FEMALE HYGIENE TIPS FOR HIKING: HOW TO STAY CLEAN IN THE BACKCOUNTRY
At Bearfoot Theory we are lovers of the great outdoors and wanderlusters at our core. However, sometimes long road trips and days upon days of backcountry outings leave us a little, er, gross. Knowing proper female hygiene tips for camping and traveling keeps you safe, happy and healthy when you’re outside —luckily, it’s also pretty simple.
As a team made up of all women, we consider ourselves an authority on this issue. So to help out, we’ve compiled some of our favorite female hygiene tips and tricks on how to stay fresh and clean when you are backpacking and miles away from a shower
Here are the best female hygiene tips for backpacking, camping, and hiking.
Staying clean and healthy “down there” while camping
Ok, so you’re going on a backpacking trip. You’ll be five days without a shower and only have 1 extra pair of undies. What are the essential female hygiene tips for staying clean and avoiding odors?
Use a Pee Rag!
Back in 2014, I spent 22 days on the John Muir Trail, and I discovered that the most obvious cause of smelly underwear was drip drying after peeing. Even with the most aggressive shaking, you inevitably end up with a few drops of pee in your undies. At the end of the day, that’s a lot of dried pee that can you leave you feeling smelly and disgusting. Even after rinsing your undies, your still left with an odor that you just can’t shake.
The solution to this is simple. Use a pee rag! After peeing, use a bandana, a small quick-dry towel, or an antimicrobial Kula cloth to wipe. In between going to the bathroom, hang your pee rag on the outside of your pack. Then at the end of the day (or as often as you feel necessary), rinse off the cloth and you’ll be ready to go for the next day. You can even bring a bit of biodegradeable soap to clean it. Just make sure if using soap, you follow Leave No Trace guidelines and wash it 200 feet away from a water source.
Only wear moisture-wicking underwear
Cotton underwear are a recipe for a yeast infection. Cotton traps moisture and heat, and after a long sweaty day on the trail, those cotton undies can be a breeding ground for yeast. Especially if you are prone to yeast infections to begin with, this can lead to a very itchy and uncomfortable trip.
Instead choose moisture-wicking, quick-dry fabrics that breathe well. Bring an extra pair or two, so you have a dry pair to change into at the end of the day. In between wears, rinse out your undies, and let them hang dry off your pack while you are hiking.
Check out our favorite moisture-wicking hiking undies for women here.
Pack one wipe per day
Once per day, either after going #2 or before going to bed, I use one wet wipe for a complete refresh. The folks at Cora make Individually Wrapped Bamboo Body Cloths that are safe to use all over, from your nether regions to your stinky armpits. They are chemical free and made with plant-based moisturizers & essential oils. Simply wipe as needed, store in the wrapper and put it in your ziplock trash baggie. Each purchase provides proper feminine hygiene supplies for girls in need, who might otherwise miss school or be susceptible to disease because of their periods. A worthy cause to support, for sure.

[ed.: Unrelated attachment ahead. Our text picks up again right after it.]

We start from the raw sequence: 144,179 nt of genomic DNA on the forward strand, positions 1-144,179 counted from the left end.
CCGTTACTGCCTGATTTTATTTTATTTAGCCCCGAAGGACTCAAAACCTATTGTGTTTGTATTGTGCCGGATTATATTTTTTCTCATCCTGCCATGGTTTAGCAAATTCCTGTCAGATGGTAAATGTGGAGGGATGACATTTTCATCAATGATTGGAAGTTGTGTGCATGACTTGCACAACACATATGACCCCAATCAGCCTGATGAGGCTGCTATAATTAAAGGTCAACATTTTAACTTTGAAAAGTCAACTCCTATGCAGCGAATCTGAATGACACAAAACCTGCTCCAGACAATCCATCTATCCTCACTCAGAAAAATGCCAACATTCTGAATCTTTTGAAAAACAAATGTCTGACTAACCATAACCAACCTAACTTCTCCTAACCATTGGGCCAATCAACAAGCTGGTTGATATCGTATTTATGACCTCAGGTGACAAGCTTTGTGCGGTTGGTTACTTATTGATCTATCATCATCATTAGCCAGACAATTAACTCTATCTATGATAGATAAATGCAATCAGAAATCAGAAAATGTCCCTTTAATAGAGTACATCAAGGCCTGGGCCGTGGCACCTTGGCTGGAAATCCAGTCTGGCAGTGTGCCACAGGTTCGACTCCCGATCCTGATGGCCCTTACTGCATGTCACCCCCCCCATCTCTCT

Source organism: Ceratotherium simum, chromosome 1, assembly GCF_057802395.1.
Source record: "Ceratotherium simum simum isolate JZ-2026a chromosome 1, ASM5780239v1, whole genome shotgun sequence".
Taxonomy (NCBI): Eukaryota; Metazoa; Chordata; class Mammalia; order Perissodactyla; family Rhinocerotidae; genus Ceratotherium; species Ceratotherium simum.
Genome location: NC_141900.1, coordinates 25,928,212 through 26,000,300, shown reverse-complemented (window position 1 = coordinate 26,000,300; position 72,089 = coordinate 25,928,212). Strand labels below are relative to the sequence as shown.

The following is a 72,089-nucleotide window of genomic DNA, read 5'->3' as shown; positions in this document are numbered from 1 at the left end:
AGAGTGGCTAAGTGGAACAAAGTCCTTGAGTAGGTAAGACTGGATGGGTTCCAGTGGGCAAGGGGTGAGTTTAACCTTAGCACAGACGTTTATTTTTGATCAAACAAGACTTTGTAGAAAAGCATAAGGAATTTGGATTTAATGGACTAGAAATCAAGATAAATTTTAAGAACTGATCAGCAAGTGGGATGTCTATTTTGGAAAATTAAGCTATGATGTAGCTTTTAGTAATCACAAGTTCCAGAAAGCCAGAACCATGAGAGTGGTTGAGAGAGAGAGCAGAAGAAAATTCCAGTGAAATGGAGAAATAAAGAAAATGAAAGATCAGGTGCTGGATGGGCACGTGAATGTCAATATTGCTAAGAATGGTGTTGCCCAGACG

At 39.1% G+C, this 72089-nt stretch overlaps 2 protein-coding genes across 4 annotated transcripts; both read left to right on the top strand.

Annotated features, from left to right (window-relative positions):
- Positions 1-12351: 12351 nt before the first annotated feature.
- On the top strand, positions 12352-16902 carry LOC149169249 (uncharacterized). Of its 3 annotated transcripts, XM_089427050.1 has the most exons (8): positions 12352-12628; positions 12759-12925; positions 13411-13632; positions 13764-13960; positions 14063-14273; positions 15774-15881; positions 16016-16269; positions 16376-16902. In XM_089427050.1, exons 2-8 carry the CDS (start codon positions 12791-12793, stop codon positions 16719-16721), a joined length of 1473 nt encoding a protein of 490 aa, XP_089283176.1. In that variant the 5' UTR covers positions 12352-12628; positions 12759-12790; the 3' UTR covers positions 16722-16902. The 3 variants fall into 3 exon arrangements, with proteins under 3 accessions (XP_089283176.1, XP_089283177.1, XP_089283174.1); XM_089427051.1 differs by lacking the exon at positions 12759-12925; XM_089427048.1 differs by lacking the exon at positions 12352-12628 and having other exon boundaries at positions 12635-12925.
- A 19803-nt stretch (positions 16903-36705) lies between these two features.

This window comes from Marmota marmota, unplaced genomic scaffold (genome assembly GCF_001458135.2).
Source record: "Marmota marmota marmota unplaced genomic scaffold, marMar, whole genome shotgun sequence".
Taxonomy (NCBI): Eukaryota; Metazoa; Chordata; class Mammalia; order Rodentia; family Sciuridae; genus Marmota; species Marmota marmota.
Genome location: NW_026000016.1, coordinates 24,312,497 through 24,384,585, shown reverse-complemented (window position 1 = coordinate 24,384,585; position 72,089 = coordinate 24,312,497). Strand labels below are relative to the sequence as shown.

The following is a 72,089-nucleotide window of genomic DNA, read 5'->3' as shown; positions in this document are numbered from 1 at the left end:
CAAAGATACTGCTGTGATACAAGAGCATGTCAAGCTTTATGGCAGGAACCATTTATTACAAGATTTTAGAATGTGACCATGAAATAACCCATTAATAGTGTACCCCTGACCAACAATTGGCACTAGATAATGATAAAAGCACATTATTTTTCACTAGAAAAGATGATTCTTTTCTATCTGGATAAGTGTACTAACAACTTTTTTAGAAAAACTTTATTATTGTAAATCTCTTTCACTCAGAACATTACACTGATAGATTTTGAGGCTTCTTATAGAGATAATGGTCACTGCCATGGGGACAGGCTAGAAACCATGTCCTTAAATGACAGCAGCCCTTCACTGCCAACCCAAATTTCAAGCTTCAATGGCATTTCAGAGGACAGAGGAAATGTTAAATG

Don’t Hold it
Stopping to pee when you are backpacking may seem like a pain, but holding it can cause much worse problems – like urinary tract infections. So when you feel that urge to go, stop and do your business.
Take a daily probiotic
Whenever I’m traveling or backpacking, I make sure to take a daily probiotic, a supplement containing strains of good bacteria that support healthy immune, digestive, and urinary function. A major benefit is they help prevent yeast infections. When shopping for a probiotic, you’ll want one that doesn’t require refrigeration. This PRO-Women formula by Hyperbiotics is a great probiotic option for camping and traveling that is specially formulated for women’s health. First and foremost, it doesn’t go bad outside of the fridge like most probiotics, it has 6 healthy strains of bacteria, and it also contains a cranberry extract to help prevent UTIs. Pop one of these every morning with your breakfast to help keep the yeast and other infections at bay.
Click the images below for my favorite backcountry feminine hygiene essentials.
How to Camp On Your Period
Proper female hygiene is crucial when your camping trip coincides with that time of the month. Don’t cancel, just be prepared and remember that it’s nothing to feel stressed out or embarrassed about—even if you’re with a group of guys.
Everyone has their own preferences so the best plan is to stick with whatever you do at home when you’re on the trail to avoid complications or surprises.
If you use tampons and pads, remember you’ll need to pack everything out, so bring a separate resealable bag (double bag if you can) and sprinkle some baking soda inside to absorb odor. This will also have to go in your bear bag or canister, so keep that in mind as you plan. Bring double the amount you think you’ll need because running out to the store isn’t an option!